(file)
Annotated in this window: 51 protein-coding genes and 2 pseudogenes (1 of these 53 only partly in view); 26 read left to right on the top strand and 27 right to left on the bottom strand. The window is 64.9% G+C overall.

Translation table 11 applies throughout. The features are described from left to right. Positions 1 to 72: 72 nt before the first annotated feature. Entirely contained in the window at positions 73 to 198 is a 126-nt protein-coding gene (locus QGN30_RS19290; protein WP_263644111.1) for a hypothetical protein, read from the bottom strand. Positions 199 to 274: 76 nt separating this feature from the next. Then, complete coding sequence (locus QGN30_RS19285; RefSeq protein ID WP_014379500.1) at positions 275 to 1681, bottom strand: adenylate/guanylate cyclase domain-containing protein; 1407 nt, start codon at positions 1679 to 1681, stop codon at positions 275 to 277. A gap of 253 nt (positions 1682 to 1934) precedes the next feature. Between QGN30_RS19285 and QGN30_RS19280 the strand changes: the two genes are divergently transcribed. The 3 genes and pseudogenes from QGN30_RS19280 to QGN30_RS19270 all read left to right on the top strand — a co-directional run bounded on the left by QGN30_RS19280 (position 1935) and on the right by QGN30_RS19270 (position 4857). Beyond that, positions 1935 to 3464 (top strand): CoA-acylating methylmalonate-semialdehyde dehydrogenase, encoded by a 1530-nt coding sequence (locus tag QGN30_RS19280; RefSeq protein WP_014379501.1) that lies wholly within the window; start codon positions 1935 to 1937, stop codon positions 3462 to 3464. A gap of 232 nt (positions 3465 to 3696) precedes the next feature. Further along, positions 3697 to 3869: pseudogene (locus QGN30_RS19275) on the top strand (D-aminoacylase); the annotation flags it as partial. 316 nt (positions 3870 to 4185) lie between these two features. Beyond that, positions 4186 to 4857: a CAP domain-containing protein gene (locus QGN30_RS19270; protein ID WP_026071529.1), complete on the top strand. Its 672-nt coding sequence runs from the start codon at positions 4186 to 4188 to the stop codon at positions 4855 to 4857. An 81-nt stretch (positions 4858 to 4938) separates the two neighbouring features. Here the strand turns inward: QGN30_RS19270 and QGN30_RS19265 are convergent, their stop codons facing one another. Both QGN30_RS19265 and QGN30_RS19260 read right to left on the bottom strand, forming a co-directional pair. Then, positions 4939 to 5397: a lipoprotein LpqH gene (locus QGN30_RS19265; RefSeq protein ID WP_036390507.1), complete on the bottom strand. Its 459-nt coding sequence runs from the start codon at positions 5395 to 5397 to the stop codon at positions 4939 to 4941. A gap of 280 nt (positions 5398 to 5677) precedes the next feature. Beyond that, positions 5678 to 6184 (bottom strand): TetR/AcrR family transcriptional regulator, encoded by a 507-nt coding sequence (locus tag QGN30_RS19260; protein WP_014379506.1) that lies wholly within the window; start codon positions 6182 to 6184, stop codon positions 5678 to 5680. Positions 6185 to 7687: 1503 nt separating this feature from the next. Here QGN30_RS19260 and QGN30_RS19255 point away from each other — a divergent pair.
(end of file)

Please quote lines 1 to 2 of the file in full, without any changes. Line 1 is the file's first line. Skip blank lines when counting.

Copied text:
Annotated in this window: 51 protein-coding genes and 2 pseudogenes (1 of these 53 only partly in view); 26 read left to right on the top strand and 27 right to left on the bottom strand. The window is 64.9% G+C overall.

Translation table 11 applies throughout. The features are described from left to right. Positions 1 to 72: 72 nt before the first annotated feature. Entirely contained in the window at positions 73 to 198 is a 126-nt protein-coding gene (locus QGN30_RS19290; protein WP_263644111.1) for a hypothetical protein, read from the bottom strand. Positions 199 to 274: 76 nt separating this feature from the next. Then, complete coding sequence (locus QGN30_RS19285; RefSeq protein ID WP_014379500.1) at positions 275 to 1681, bottom strand: adenylate/guanylate cyclase domain-containing protein; 1407 nt, start codon at positions 1679 to 1681, stop codon at positions 275 to 277. A gap of 253 nt (positions 1682 to 1934) precedes the next feature. Between QGN30_RS19285 and QGN30_RS19280 the strand changes: the two genes are divergently transcribed. The 3 genes and pseudogenes from QGN30_RS19280 to QGN30_RS19270 all read left to right on the top strand — a co-directional run bounded on the left by QGN30_RS19280 (position 1935) and on the right by QGN30_RS19270 (position 4857). Beyond that, positions 1935 to 3464 (top strand): CoA-acylating methylmalonate-semialdehyde dehydrogenase, encoded by a 1530-nt coding sequence (locus tag QGN30_RS19280; RefSeq protein WP_014379501.1) that lies wholly within the window; start codon positions 1935 to 1937, stop codon positions 3462 to 3464. A gap of 232 nt (positions 3465 to 3696) precedes the next feature. Further along, positions 3697 to 3869: pseudogene (locus QGN30_RS19275) on the top strand (D-aminoacylase); the annotation flags it as partial. 316 nt (positions 3870 to 4185) lie between these two features. Beyond that, positions 4186 to 4857: a CAP domain-containing protein gene (locus QGN30_RS19270; protein ID WP_026071529.1), complete on the top strand. Its 672-nt coding sequence runs from the start codon at positions 4186 to 4188 to the stop codon at positions 4855 to 4857. An 81-nt stretch (positions 4858 to 4938) separates the two neighbouring features. Here the strand turns inward: QGN30_RS19270 and QGN30_RS19265 are convergent, their stop codons facing one another. Both QGN30_RS19265 and QGN30_RS19260 read right to left on the bottom strand, forming a co-directional pair. Then, positions 4939 to 5397: a lipoprotein LpqH gene (locus QGN30_RS19265; RefSeq protein ID WP_036390507.1), complete on the bottom strand. Its 459-nt coding sequence runs from the start codon at positions 5395 to 5397 to the stop codon at positions 4939 to 4941. A gap of 280 nt (positions 5398 to 5677) precedes the next feature. Beyond that, positions 5678 to 6184 (bottom strand): TetR/AcrR family transcriptional regulator, encoded by a 507-nt coding sequence (locus tag QGN30_RS19260; protein WP_014379506.1) that lies wholly within the window; start codon positions 6182 to 6184, stop codon positions 5678 to 5680. Positions 6185 to 7687: 1503 nt separating this feature from the next. Here QGN30_RS19260 and QGN30_RS19255 point away from each other — a divergent pair.